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Tejada struggles to get a handle at shortstop
A year ago, Mets shortstop Ruben Tejada didn't commit his third error of the season until his 28th game. This year, he had equalled that total in his first four contests.
"I've seen what everybody else has and that is he's made some very, very good plays but he's let a couple plays get away that we're so accustomed to him making every play it's shocking when he doesn't make a play," manager Terry Collins said following Friday night's 7-5 loss to the Marlins. "So, we just keep getting ready, and I know he's going to get better."
Based on his track record alone, things should indeed get better for Tejada, though the plays he's botched have been routine.
"It's tough because I know I have good defense," Tejada said on Saturday morning. "But I have to make the plays."
On Opening Day, he bobbled a routine grounder, throwing late to first base. On Wednesday, he bounced a low throw past the first baseman, Ike Davis. And on Friday, Tejada bobbled an attempted backhanded attempt, though he probably should have moved in front of the ball.
In the ninth, Tejada also dropped a throw from catcher John Buck while covering second base, allowing the Marlins' Justin Ruggiano to swipe a base.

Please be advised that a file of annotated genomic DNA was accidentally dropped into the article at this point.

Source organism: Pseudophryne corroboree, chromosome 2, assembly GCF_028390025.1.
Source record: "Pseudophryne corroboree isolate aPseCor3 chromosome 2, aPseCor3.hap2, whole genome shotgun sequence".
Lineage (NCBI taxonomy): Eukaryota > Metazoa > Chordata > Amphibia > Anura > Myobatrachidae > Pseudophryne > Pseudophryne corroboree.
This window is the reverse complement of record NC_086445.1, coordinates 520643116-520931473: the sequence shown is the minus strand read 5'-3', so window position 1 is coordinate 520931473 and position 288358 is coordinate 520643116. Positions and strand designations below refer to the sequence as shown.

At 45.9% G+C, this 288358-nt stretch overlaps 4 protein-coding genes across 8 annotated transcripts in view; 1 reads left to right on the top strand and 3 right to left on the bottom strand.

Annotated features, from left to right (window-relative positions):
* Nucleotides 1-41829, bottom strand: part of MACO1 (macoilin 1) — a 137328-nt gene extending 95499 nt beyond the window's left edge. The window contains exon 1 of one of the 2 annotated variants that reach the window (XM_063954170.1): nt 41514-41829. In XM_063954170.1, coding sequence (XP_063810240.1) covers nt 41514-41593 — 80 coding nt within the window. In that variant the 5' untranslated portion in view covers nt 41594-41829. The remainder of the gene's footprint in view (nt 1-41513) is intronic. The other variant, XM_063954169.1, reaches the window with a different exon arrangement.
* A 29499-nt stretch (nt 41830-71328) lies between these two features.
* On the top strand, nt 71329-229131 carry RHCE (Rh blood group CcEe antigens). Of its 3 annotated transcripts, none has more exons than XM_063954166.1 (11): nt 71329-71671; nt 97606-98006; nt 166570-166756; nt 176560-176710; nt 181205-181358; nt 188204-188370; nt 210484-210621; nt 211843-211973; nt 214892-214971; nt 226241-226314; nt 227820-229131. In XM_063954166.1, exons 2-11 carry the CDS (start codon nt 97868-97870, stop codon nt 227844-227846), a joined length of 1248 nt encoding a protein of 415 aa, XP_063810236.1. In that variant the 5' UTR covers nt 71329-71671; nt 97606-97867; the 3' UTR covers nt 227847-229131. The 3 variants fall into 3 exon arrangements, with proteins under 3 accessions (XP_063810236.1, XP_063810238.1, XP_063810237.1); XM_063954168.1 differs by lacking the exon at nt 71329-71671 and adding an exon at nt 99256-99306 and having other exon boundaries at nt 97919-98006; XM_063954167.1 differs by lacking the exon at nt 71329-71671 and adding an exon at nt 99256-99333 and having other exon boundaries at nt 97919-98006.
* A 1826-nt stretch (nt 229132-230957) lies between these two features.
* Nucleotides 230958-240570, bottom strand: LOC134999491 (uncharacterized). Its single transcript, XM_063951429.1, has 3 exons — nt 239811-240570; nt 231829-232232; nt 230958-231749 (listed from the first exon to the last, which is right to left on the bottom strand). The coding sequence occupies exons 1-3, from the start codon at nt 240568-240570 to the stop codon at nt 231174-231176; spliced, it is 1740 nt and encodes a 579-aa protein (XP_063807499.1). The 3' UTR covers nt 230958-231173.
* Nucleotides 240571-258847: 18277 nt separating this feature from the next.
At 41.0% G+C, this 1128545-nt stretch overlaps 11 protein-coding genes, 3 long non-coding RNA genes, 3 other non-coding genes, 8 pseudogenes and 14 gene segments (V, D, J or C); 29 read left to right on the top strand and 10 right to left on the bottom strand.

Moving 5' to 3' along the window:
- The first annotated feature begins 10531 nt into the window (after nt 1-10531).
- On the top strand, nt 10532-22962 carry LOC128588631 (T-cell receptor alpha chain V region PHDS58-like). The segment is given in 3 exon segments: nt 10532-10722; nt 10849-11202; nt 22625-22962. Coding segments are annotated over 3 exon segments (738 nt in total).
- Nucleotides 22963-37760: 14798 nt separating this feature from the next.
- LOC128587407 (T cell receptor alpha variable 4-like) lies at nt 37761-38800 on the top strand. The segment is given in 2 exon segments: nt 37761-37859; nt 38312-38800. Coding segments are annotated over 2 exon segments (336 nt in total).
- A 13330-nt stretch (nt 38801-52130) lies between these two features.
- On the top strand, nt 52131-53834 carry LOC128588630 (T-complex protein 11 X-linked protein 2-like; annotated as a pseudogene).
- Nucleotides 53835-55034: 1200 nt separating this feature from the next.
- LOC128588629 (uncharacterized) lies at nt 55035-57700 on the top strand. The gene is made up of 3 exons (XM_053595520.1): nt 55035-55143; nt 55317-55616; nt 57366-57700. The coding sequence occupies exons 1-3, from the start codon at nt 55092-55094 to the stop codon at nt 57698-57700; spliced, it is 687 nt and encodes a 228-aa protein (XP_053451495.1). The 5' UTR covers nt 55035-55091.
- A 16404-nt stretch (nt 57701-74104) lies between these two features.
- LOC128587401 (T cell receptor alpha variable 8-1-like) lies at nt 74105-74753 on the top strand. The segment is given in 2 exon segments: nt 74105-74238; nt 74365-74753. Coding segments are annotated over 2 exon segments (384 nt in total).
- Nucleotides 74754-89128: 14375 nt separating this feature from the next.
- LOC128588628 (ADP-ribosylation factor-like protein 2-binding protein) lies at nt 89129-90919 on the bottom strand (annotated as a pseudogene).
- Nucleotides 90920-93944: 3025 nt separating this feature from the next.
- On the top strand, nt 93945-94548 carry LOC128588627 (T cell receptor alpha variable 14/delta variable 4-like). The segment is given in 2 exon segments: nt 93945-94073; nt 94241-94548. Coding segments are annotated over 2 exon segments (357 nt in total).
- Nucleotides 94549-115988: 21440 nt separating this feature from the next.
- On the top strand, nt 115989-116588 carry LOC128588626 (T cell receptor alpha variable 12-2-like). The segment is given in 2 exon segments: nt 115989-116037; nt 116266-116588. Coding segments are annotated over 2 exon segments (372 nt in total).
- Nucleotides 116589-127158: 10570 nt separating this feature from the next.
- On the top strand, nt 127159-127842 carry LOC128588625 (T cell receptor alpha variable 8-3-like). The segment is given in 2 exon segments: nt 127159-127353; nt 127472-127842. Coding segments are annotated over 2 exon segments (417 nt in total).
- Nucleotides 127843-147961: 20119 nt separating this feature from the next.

Tejada wasn't charged with an error, though it was nonetheless the kind of ordinary play he's struggled to make through the first four games of the season.
"I don't want to make them, but it's part of the game," Tejada said of his rash of errors. "So, I have to keep working and make adjustments."
Collins dismissed any concerns about Tejada's focus in the field. Though he said the cold temperatures at Citi Field might be a factor, he refused to use weather as an excuse for Tejada's sloppy play.
"We know he's a better player than what's going on defensively right now," Collins said on Saturday. "If there's one guy in the field you want the ball hit at, it's usually him."
Tejada said he couldn't recall ever starting the season with so many errors, but he insisted that the recent miscues won't get in his head.
"No, no," Tejada said, with a wave of his hand. "It's just part of the game."